NCSEJ Denounces Perpetuation of Anti-Semitic Myths in Russia
 
 
 
 

FOR IMMEDIATE RELEASE
                                   
CONTACT
Mark B. Levin
202-898-2500


 WASHINGTON, DC, November 28, 2017 -  NCSEJ denounces the perpetuation of the virulently anti-Semitic myth of ritual murder in Russia.

On Monday, November 27, Marina Molodtsova, an official with the Russian Ministry of Justice and a special investigator on a government committee to investigate the 1918 murder of Czar Nicholas II and his family, reiterated scurrilous and false claims that Jews killed the family in a ritual murder. She stated the committee plans to investigate the murder of the Russian royal family as such. A Russian Orthodox bishop, Father Tikhon Shevkunov, also voiced his belief in the claims.

The myth of ritual murder, or blood libel, has been used to persecute and commit violence against Jews for centuries, particularly in Eastern Europe. The 1913 trial of Medel Beilis, wrongfully accused of committing ritual murder against Ukrainian Andrei Yushchinsky in Kyiv, sparked international outcry.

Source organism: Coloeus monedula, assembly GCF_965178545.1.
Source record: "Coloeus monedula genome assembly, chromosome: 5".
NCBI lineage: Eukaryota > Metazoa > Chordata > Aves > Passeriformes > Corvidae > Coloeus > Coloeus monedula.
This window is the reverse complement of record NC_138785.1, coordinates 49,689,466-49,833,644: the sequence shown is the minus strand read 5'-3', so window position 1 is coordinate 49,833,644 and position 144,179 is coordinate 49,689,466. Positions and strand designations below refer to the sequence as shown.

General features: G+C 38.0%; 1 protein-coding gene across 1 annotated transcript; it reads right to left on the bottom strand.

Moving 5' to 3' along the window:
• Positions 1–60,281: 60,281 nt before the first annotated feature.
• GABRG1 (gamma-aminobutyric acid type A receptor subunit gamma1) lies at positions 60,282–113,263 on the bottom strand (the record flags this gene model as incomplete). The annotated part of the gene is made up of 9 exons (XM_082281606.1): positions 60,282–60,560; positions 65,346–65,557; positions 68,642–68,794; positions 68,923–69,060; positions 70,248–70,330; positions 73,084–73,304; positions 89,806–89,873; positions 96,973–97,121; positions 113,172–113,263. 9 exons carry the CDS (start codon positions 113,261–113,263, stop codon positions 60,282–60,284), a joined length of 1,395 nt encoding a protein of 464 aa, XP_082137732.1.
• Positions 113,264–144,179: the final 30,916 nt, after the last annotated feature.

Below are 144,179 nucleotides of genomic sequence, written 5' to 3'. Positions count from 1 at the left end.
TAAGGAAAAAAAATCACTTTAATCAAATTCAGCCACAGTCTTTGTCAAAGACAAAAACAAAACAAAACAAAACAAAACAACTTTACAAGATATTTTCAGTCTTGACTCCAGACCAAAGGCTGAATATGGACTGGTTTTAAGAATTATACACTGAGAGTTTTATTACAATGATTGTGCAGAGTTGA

NCSEJ calls on Molodtsova and Father Shevkunov to retract their statements and apologize for their comments. NCSEJ also calls on the Russian government to disassociate itself from those who perpetuate such antiquated and deeply offensive anti-Semitic myths. A Russian government institution should not pursue an investigation that raises the possibility of ritual murder ever having occurred. 

At a time when anti-Semitism is spreading around the world at an alarming rate, public officials in all countries need to be at the forefront of combating anti-Semitism. NCSEJ stands with Russian Jewish organizations and leaders in denouncing these ritual murder claims.


For more information, please contact NCSEJ CEO Mark B. Levin at MLevin@ncsej.org or at (202) 898-2500.

 
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About NCSEJ
Founded in 1971, NCSEJ represents the organized American Jewish community in monitoring and advocating on behalf of the estimated 1.5 million Jews in Eastern Europe and Eurasia, including the 15 successor states of the former Soviet Union.
 
 
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